MOVIE REVIEW: ‘Three Magic Words’ Has Something to Say

THREE MAGIC WORDS (reviewed at Laemmle’s Monica 4, August 22, 2012) by Sean Mulvihill

The Bhagavad Gita says, “…the wise man who knows the truth should not disturb the mind of him who does not.” When I was invited to view a film asking us to chant, en masse, the magical 3-word mantra, “I am God,” I admit, I was skeptical for two reasons. First, because I believed the film would be very polarizing and threatening to conservatives, and second, as a follower of “A Course in Miracles”, I had been very comfortable believing I was a child of God in whom God is well pleased, but to say I am actually God himself, well, wasn’t that blasphemous? As it turns out, the only blasphemy here is to sell ourselves short of the infinite power we possess.

In Michael Perlin’s well-crafted documentary film, Three Magic Words, we ask ourselves the question, “Who am I?”, and through interviews with authors, vignettes of a gorgeous young truth-seeker (Gabriella Ethereal), and visual art and motion graphics, we begin to piece together a feeling-realization that we are the one life, the one truth, the one way, and only within our own minds can we solve the mystery of existence.

The film is imperfect: it suffers from a lack of technical prowess at certain points; the dramatic sequences with Ms. Ethereal pull us out of the film’s narrative (mainly because she is a bit too sexy for the subject matter); and occasional speeches from the film’s host (Cameron Smith) are static, dry, and without any visual cutaways, which led this viewer to become impatient. Overall, however, the message is not damaged by these shortcomings.

The dozens of interviews never seemed overwhelming and broken into bite-sized chunks. The humorous quips of author Gary Renard bring a much-needed levity to the film, as most of the speakers are more serious in tone. Riz Story, the DP, editor, and composer’s vibrant score adds some enchantment and mystery as the film build up to its main message. The visual palette is often rich, and the authors, such as Kute Blackson and Neale Donald Walsch, appear as spectres, floating beings, in tropical landscapes. This device works well, and keeps us in a contemplative mood, preparing us to know that we are God.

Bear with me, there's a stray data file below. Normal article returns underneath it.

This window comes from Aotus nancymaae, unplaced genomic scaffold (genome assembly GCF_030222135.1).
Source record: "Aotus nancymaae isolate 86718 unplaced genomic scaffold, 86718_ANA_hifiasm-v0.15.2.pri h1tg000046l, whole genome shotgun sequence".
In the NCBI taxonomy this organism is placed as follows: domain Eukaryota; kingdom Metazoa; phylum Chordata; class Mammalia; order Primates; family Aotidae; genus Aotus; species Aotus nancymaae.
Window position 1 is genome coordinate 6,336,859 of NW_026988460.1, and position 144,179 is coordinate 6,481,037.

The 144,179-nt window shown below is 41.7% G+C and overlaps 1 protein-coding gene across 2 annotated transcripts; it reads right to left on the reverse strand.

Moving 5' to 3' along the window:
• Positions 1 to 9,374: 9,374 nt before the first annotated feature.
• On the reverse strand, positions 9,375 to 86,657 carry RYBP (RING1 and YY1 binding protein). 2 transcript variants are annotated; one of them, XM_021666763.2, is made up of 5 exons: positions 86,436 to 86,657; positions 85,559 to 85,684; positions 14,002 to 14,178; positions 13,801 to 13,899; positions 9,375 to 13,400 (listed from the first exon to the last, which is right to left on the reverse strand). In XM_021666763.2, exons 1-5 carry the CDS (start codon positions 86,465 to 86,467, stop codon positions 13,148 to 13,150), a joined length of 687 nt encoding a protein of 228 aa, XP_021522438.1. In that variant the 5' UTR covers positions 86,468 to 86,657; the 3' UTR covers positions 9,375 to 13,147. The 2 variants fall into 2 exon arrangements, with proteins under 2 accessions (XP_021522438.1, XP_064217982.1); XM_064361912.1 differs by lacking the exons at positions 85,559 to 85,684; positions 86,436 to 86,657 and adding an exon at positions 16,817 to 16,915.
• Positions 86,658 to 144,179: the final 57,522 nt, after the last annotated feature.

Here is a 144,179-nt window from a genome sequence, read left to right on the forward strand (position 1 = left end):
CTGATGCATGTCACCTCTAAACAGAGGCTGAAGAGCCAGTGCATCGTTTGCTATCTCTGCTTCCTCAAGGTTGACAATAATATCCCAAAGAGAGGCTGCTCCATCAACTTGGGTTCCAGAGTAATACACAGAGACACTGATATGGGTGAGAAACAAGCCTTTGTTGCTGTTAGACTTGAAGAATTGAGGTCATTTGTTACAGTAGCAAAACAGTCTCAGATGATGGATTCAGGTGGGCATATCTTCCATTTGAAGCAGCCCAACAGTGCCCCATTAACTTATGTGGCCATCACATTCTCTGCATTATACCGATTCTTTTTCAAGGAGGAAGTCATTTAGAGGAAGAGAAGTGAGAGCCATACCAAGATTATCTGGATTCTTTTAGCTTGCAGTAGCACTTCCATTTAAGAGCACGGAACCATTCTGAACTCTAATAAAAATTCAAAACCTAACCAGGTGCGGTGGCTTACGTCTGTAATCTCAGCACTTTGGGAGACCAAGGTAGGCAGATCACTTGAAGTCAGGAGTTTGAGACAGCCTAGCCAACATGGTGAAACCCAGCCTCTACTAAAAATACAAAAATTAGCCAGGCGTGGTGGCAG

All in all, the film, at a running time of 71 minutes, does keep us engaged, and offers hungry spiritual viewers a feast of words and images upon which we can digest, and when the film finally arrives at its main point, we are prepped and ready to own it.

Some of the funniest moments in the film come when Perlin interviews people on the street, asking them if they are okay with “being God.” Predictably, they are not ready for “that responsibility”. The film also hammers home the message that once we take responsibility for the fact that we are creating our own personal suffering by inflicting pain upon others and our environment (from which we are not separate), we can truly have the peace and joy that we all desire.

The movie also has to potential to convince many that we are not simply bodies, and bodies are only a reflection of what we want to see – in truth we are limitless. This concept, again, is one that may perturb the mind of one who has not yet tasted the divine, but those who are ready, will enjoy deeply.

The film’s theatrical release with Viva Pictures has been through Tugg.com. Creator Perlin and his producer Maura Hoffman, have plans to tour the film around the U.S. this fall and then to London in December of 2012, and the film is also available on DVD and streaming through their website. An ambitious effort like this, which took four years to produce, is not as easy to make as it looks, as the film has dozens of authors interviewed, many locations, and many minutes of graphics and effects which are time-consuming to make. If you have the means, I recommend funding filmmakers like Perlin to make more projects with these messages.

As for my skepticism as to the mass appeal of this film and its polarizing nature, I’ve realized people are more ready that I previously thought. As the Course in Miracles says, “A good teacher must believe in the ideas he teaches, but he must meet another condition; he must believe in the students to whom he offers the ideas.” Michael Perlin truly believes in us and trusts us with his message: We are God.

Seekers (and finders) of the truth will be well-pleased with this offering from Starseed Entertainment, but most of us movie lovers are still looking for that seminal film that will merge art and enlightenment.
Sean Mulvihill is the president of Hollywood Happiness Studios and a creator of “love-inspiring” entertainment. He can be reached via his company website: www.hollywoodhappiness.com

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